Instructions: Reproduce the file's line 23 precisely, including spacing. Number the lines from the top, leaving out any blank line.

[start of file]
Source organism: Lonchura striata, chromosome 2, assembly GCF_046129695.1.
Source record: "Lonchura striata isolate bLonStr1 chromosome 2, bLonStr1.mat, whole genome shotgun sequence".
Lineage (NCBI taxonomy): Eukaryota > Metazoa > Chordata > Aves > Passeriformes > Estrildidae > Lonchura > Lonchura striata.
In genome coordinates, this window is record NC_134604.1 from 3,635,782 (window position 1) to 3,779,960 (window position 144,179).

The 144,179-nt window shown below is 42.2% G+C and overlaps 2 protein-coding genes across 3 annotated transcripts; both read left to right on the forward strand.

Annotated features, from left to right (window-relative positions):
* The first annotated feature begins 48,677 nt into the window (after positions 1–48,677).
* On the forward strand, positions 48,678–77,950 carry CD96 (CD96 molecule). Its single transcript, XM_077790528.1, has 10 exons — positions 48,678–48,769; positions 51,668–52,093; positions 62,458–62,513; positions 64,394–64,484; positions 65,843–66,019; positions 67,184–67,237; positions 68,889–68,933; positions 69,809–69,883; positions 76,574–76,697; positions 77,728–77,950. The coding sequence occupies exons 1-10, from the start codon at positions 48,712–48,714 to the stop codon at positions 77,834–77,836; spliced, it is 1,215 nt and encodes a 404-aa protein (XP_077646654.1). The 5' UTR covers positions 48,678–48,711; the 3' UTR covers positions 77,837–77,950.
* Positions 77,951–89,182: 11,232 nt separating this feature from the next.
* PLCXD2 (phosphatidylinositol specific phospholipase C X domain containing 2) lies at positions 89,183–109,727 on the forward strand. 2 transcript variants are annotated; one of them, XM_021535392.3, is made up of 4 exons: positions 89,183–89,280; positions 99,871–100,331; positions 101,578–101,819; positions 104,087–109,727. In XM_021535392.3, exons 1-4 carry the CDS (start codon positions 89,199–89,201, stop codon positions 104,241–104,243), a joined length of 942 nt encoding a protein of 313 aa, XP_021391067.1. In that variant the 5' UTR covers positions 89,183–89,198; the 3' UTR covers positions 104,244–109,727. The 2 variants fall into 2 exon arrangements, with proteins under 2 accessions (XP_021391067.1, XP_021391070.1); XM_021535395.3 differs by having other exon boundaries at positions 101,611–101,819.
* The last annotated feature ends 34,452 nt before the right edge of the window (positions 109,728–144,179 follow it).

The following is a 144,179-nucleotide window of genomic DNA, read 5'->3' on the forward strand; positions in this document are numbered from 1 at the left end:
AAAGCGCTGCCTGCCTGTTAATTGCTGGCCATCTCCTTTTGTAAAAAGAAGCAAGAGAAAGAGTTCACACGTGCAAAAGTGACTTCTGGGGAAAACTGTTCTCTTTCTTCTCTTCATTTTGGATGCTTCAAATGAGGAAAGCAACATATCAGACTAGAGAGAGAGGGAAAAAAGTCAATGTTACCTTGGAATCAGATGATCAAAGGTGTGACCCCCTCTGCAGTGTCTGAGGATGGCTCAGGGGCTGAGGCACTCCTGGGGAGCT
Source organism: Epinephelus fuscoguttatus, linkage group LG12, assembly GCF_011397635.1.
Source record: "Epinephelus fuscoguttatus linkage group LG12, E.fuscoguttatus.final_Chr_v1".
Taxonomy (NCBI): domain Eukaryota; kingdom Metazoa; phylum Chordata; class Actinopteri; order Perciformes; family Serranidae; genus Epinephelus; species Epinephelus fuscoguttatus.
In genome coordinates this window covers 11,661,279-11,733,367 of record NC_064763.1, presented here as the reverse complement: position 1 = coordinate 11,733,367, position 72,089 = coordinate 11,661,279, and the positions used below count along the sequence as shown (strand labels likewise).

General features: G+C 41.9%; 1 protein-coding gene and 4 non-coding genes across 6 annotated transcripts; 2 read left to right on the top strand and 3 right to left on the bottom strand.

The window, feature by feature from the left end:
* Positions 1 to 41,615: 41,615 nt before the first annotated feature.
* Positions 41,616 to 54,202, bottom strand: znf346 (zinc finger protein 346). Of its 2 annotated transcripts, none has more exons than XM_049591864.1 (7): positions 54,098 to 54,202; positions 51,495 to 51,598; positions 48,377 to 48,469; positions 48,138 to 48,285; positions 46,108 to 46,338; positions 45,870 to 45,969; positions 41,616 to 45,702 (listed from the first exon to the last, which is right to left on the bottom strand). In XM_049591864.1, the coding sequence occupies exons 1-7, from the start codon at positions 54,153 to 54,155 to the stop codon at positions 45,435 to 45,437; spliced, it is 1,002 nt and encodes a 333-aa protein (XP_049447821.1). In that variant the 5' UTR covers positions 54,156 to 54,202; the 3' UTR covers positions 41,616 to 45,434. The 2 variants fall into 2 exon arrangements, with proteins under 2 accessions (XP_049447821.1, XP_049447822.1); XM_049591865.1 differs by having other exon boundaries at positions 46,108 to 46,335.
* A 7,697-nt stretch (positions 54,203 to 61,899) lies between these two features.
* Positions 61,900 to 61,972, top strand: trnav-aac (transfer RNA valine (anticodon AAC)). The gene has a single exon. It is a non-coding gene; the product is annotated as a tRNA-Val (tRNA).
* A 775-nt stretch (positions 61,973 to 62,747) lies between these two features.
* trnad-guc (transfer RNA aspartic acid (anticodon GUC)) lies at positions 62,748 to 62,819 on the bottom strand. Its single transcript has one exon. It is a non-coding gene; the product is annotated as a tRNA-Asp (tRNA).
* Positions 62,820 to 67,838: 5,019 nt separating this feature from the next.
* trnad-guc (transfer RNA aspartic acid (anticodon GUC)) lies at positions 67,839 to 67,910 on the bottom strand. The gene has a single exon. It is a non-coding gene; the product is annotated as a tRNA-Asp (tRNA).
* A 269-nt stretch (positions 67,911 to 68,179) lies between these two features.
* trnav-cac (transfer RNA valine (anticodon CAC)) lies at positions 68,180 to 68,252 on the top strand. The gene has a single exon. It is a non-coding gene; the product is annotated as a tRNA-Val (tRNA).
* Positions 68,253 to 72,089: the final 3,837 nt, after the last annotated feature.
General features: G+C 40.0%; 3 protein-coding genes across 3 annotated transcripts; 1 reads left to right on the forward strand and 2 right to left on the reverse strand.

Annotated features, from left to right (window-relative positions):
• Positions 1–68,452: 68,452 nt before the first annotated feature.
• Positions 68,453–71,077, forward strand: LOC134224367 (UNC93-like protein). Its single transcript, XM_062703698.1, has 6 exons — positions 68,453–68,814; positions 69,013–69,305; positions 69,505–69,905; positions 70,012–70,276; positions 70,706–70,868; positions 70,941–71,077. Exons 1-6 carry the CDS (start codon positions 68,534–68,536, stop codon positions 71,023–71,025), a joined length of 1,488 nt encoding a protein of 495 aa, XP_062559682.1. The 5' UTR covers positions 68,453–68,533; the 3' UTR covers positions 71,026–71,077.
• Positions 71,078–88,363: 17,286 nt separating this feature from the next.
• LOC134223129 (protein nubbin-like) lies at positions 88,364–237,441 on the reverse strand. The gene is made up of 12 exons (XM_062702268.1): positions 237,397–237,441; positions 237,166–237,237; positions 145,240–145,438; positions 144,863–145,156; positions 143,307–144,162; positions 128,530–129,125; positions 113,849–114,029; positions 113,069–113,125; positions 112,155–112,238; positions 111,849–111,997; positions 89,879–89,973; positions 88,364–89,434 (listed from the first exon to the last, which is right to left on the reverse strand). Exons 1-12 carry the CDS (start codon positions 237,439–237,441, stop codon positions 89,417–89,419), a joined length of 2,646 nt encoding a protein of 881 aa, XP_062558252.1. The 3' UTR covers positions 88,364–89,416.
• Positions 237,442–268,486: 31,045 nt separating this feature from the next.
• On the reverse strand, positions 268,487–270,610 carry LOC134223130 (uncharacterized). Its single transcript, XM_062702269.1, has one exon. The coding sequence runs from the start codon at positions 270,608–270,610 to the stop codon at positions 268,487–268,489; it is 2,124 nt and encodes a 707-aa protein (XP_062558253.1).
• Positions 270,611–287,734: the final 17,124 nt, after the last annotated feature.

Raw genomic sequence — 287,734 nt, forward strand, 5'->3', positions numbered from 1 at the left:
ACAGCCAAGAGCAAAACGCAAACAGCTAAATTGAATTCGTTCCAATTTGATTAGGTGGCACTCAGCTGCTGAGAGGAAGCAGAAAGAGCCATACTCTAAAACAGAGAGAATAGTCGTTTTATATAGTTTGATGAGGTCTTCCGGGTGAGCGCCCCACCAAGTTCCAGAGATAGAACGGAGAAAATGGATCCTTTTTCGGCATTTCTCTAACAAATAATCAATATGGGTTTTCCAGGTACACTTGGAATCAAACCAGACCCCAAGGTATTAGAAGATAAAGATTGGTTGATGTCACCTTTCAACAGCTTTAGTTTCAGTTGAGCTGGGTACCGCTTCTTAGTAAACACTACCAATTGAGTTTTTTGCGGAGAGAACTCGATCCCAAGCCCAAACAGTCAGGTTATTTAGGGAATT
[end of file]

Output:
* Positions 61,900 to 61,972, top strand: trnav-aac (transfer RNA valine (anticodon AAC)). The gene has a single exon. It is a non-coding gene; the product is annotated as a tRNA-Val (tRNA).